Go through any neighborhood on the weekly recycling day and in front of most residences you’ll find recycling bins filled with cans, bottles, newspapers and other recyclables. Most Americans make an effort to recycle; according to one 2009 poll, 77% of Americans sometimes recycle. That statistic, reliable or not, doesn’t account for the other potentially recyclable items these same well-meaning individuals toss into the trash daily. Here are the top five items that should be recycled but all too often end up in landfills.
People once judged a man by his haircut, and a woman by her handbags and shoes. Now it’s all about electronics, and more notably which cell phone or laptop you’re carrying. Seemingly before you have even learned how to download all your favorite apps, your once top-of-the-line toy becomes unfashionably obsolete. It’s time for an upgrade, but what to do with your old gadget? For many people, the answer is to simply toss their old television, phone or computer into the trash. This obsession with newer, faster and better has turned America’s landfills into toxic waste dumps. Electronic circuit boards contain several hazardous metals, including chromium, lead, cadmium, beryllium and mercury. Yet according to the U.S. Environmental Protection Agency, Americans recycled only about 18 percent of their used electronics in 2007, which means almost 2 million tons wound up in landfills. That’s not only bad for the environment, it’s also illegal in many jurisdictions to throw old electronics in the trash. Stop this vicious cycle by visiting the website Earth911 to locate an e-recycling center near you.
Also, many electronics companies are working to promote awareness of electronics recycling. For example, the Verizon Device Recycling Program rewards consumers for recycling old smart phones and other electronics. Old devices may also be donated to HopeLine from Verizon, a program that aids survivors of domestic violence.
4. Printer Cartridges
Approximately 375 million empty ink and toner cartridges are tossed into the trash every year in the U.S. The plastic used to create these cartridges is manufactured from engineering grade polymers that take up to 1,000 years to completely decompose. A safer, eco-friendly alternative is to bag up your empty ink and toner cartridges and bring them to a participating recycling center. Many of these establishments even pay you for the cartridges, but there are several restrictions; for example, the cartridge’s plastic casing, nozzle plate and flex tape cannot be broken or cracked.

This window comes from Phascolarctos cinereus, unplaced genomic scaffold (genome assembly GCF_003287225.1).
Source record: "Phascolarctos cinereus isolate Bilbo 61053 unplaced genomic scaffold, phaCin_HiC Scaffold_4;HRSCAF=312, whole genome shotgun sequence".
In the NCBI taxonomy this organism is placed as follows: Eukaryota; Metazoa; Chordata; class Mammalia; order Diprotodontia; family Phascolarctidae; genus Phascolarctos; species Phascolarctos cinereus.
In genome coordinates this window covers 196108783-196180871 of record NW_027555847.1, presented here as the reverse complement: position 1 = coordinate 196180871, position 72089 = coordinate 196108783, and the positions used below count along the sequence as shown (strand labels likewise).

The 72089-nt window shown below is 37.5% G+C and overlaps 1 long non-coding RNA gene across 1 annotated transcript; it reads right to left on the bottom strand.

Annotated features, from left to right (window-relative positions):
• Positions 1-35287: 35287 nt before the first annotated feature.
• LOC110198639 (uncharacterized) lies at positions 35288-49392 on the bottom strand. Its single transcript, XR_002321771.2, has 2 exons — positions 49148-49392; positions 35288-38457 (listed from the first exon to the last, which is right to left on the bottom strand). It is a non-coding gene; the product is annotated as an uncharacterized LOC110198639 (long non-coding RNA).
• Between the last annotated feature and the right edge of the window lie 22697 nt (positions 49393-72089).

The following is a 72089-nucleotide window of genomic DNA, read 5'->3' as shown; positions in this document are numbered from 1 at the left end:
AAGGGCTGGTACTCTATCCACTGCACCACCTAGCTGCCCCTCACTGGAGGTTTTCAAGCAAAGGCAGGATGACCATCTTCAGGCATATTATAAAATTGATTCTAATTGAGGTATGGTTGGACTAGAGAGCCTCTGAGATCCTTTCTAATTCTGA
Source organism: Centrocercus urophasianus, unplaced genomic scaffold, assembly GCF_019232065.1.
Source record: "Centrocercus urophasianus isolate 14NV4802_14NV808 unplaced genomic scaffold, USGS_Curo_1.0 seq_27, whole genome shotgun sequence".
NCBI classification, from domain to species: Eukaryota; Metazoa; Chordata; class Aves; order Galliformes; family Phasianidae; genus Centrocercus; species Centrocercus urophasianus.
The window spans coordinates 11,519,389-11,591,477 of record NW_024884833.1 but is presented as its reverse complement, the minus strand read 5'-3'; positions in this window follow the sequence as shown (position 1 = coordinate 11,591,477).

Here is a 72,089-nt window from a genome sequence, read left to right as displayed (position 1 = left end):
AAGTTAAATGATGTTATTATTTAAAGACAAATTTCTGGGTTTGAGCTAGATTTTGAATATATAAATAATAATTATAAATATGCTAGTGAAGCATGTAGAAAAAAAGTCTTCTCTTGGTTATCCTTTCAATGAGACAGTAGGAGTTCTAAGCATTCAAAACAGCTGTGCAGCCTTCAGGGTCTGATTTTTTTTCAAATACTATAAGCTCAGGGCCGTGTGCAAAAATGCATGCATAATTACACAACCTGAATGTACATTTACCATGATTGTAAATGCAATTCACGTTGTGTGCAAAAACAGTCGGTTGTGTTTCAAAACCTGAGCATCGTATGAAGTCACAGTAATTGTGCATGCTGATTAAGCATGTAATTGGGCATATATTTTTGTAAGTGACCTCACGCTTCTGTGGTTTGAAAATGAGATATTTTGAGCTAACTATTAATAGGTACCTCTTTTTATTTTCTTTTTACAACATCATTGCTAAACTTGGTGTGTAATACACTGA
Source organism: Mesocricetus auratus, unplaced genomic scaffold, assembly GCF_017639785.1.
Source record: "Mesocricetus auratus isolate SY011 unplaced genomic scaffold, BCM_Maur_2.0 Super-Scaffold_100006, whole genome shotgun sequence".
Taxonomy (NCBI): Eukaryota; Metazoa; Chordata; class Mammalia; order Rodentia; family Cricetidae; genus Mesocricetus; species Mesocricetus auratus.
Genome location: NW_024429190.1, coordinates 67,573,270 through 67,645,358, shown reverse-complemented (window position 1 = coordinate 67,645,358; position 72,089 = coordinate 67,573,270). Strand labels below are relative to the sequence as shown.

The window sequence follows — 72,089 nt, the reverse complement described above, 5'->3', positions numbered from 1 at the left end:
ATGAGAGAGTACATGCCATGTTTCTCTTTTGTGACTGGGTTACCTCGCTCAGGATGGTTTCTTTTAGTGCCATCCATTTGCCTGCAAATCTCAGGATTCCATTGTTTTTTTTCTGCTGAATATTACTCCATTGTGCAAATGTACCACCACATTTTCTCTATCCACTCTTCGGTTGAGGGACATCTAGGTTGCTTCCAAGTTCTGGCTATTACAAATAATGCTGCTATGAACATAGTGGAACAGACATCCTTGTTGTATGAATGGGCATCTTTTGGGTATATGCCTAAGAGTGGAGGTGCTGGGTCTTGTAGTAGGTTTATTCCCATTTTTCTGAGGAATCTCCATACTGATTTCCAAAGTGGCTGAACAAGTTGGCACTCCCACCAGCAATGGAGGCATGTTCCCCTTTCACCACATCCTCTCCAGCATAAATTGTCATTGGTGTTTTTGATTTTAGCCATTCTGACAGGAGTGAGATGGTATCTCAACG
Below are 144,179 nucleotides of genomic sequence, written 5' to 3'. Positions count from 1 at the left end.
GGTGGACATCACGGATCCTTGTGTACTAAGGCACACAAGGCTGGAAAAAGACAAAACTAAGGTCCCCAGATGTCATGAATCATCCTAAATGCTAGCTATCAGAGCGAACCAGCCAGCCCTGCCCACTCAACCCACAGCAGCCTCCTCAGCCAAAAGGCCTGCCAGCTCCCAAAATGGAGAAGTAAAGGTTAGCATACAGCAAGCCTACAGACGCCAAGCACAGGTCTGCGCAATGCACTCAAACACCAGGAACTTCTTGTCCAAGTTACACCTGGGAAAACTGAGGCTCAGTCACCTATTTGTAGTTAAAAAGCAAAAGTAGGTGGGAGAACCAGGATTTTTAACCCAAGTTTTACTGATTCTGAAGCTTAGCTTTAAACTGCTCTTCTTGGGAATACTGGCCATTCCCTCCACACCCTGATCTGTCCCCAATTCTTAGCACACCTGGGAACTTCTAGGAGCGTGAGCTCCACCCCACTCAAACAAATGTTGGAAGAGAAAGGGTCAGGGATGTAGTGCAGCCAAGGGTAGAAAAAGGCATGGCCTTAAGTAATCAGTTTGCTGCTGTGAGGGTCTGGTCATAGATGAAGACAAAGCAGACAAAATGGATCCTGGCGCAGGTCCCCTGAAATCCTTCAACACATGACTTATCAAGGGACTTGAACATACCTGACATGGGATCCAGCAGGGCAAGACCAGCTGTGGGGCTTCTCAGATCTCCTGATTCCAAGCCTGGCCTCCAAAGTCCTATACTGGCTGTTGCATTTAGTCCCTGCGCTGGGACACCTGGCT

3. CFL Bulbs
Environmentally conscious and thrifty consumers across the United States are ditching traditional incandescent light bulbs in favor of CFLs, or compact fluorescent lamp bulbs. CFLs use approximately 75% less electricity, result in fewer greenhouse gas emissions, and last five to 10 times longer than traditional incandescent bulbs. The problem comes when these bulbs reach the end of their lifespan. CFLs contain small amounts of mercury, which seeps into the ground, nearby water or is released into the air when the bulbs are broken. Many cities and states have laws prohibiting the disposal of these bulbs in the trash, but residential consumers recycle only about 2 percent of their used CFLs each year, according to the Association of Lighting and Mercury Recyclers. The EPA recommends bringing your old bulbs to one of the many CFL recycling centers nationwide, including those found at Home Depot, Lowe’s, IKEA and several other major retailers.
2. Plastic Grocery Bags
Think of all the times you’ve rushed to the grocery store to pick up some butter or a half-gallon of milk. For the sake of convenience, how many times did you throw the items into a plastic grocery bag? Americans use an astonishing 100 billion plastic grocery bags every year, but the EPA estimates less than 5% of those bags are recycled. To make matters worse, the plastic residue can take hundreds of years to break down in landfills. Many environmentally conscious people are switching to reusable cloth bags, but this doesn’t solve the problem. Few recycling centers accept plastic bags, simply because it’s not profitable to process the material. The best solution is to bring the bags to your local grocery store or major retailers, including Target and Walmart, and look for plastic bag recycling boxes near the front entrance.
Look through your home and count the number of toys, gadgets and tools that require batteries. Now imagine how many batteries are found in similar items across the country. According to Earth911.com, Americans throw away almost 180,000 tons of batteries each year. Rechargeable batteries, and traditional batteries manufactured before 1996, are of particular concern because they contain larger amounts of toxic mercury. The good news is that battery recyclers have seen a rise in recycling in recent years. And more than 30 states have passed some type of rechargeable battery disposal law. For example, New York State passed a law in 2010 making it illegal for someone to knowingly toss rechargeable batteries in the trash. Do the eco-conscious, and in some cases legal, thing and recycle your batteries. Visit www.call2recycle.org to locate a battery recycling facility in your area.
One More: Prescription Medications
There’s no way to recycle your old prescription medications, but there is a proper way to dispose of them. People often flush their old medications down the toilet, which introduces the chemicals into the water supply. Instead, crush any pills or pour liquid medications into a zippered plastic bag. Mix the liquids or pills with coffee grounds, sawdust or kitty litter and seal the bag before throwing it into the garbage.